To date, there is no detection tool that is 100% accurate.
- The plagiarism detection tool available through UNC Charlotte, recently added an artificial intelligence detection tool.
- Think of these as a way to start a conversation about your concerns versus “slam dunk” evidence.
- If you plan to use SimCheck to analyze student assignments, you must have students sign the appropriate waiver form.
- If you are using a different plagiarism detection tool, there is a generic waiver.
- More information is available at under suggested syllabus policies.
Addressing Suspected Misuse of AI Tools
Before you begin to navigate the misconduct process or reach out to the student:
Step 1: Ask yourself a few questions
- What do I believe happened?
- What evidence do I have to support this claim?
- Are there other reasonable explanations?
- Is this behavior outlined in my course expectations or syllabus as unauthorized or not permitted?
Step 2: Think about how you want to approach the conversation
- Accusatory language can shut down the conversation before it starts.
- Communicate that you have a concern:
Example language: I have some concerns about your [academic exercise] that I’d like to talk with you about.
I am available ____. Do any of these times work for you? It is important that we meet soon to discuss these concerns.
Step 3: As you approach the conversation, think about what you need to know, to determine if a violation of policy has occurred.
- Open Ended Questions:
- Talk to me about how you approached this assignment.
- Tell me about this portion. How did you come to that conclusion/get that solution?
- Can you explain this paragraph?
- What resources did you use and how did you incorporate them into your work?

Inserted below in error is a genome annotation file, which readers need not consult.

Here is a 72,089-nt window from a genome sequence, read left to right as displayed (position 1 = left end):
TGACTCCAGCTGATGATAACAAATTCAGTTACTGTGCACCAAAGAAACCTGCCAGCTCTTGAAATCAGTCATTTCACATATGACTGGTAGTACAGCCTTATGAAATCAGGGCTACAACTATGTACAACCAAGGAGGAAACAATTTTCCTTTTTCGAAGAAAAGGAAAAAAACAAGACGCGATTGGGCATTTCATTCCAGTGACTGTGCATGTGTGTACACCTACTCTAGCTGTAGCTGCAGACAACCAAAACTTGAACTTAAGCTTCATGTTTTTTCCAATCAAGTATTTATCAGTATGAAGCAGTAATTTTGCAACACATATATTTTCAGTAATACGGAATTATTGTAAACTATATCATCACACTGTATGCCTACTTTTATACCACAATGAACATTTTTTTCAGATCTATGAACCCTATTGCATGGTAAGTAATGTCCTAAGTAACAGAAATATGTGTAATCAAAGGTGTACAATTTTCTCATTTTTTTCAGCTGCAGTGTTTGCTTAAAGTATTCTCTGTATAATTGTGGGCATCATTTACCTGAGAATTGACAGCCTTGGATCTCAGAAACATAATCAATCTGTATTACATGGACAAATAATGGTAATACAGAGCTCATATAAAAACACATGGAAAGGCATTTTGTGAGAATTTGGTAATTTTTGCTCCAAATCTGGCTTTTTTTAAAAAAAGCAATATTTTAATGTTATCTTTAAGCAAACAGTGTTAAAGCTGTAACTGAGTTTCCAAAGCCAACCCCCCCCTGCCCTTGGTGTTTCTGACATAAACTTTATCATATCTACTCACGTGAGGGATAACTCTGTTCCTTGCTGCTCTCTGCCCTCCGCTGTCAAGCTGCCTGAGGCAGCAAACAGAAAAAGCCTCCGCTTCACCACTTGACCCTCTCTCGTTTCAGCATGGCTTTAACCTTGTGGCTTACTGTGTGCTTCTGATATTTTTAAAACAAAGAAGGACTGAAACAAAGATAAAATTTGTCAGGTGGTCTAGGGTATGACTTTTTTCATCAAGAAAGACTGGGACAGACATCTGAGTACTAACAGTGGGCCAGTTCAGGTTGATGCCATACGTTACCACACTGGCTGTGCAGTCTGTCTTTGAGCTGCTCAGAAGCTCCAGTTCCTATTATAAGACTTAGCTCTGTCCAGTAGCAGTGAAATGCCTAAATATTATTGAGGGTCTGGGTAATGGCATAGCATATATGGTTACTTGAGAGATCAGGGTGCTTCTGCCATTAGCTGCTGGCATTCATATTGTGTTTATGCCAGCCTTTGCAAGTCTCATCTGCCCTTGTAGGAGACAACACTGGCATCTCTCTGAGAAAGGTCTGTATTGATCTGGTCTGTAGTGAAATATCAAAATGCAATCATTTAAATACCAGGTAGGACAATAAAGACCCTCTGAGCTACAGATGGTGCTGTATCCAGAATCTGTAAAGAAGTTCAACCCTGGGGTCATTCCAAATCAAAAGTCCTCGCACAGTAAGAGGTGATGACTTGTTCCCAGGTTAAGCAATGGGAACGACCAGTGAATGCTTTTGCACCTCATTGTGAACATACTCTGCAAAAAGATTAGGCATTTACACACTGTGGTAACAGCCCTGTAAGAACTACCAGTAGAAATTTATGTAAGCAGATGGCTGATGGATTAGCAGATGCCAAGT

- I found it interesting that ______. Can you further expand on this?
- Direct Questions:
- Your assignment references concepts and vocabulary we do not cover in this course. Did you use an online translator to complete this assignment?
- Your paper reads differently from your past work. Did you use an online generator to complete this assignment?
Step 4: Contact the Student Accountability & Conflict Resolution (SACR) to see if the student has any prior violations.
- Email email@example.com and include the student’s name and their student ID#.
- Alternative Contact: Call 704-687-0336 from a university provided phone number. Due to FERPA, the SARC office will not release student information if someone calls from a non-university number (like a cell phone).
Additional Resources from the Office of Student Conduct and Conflict Resolution
- Guidelines for having conversations about academic misconduct (with instructions for adding Academic Integrity module to your courses for students).
- Code of Academic Integrity for the specific university policies around cheating and the language
- Processes for suspected academic integrity violations
This teaching guide was developed by the Center for Teaching and Learning in collaboration with the Office of Student Conduct and Conflict Resolution.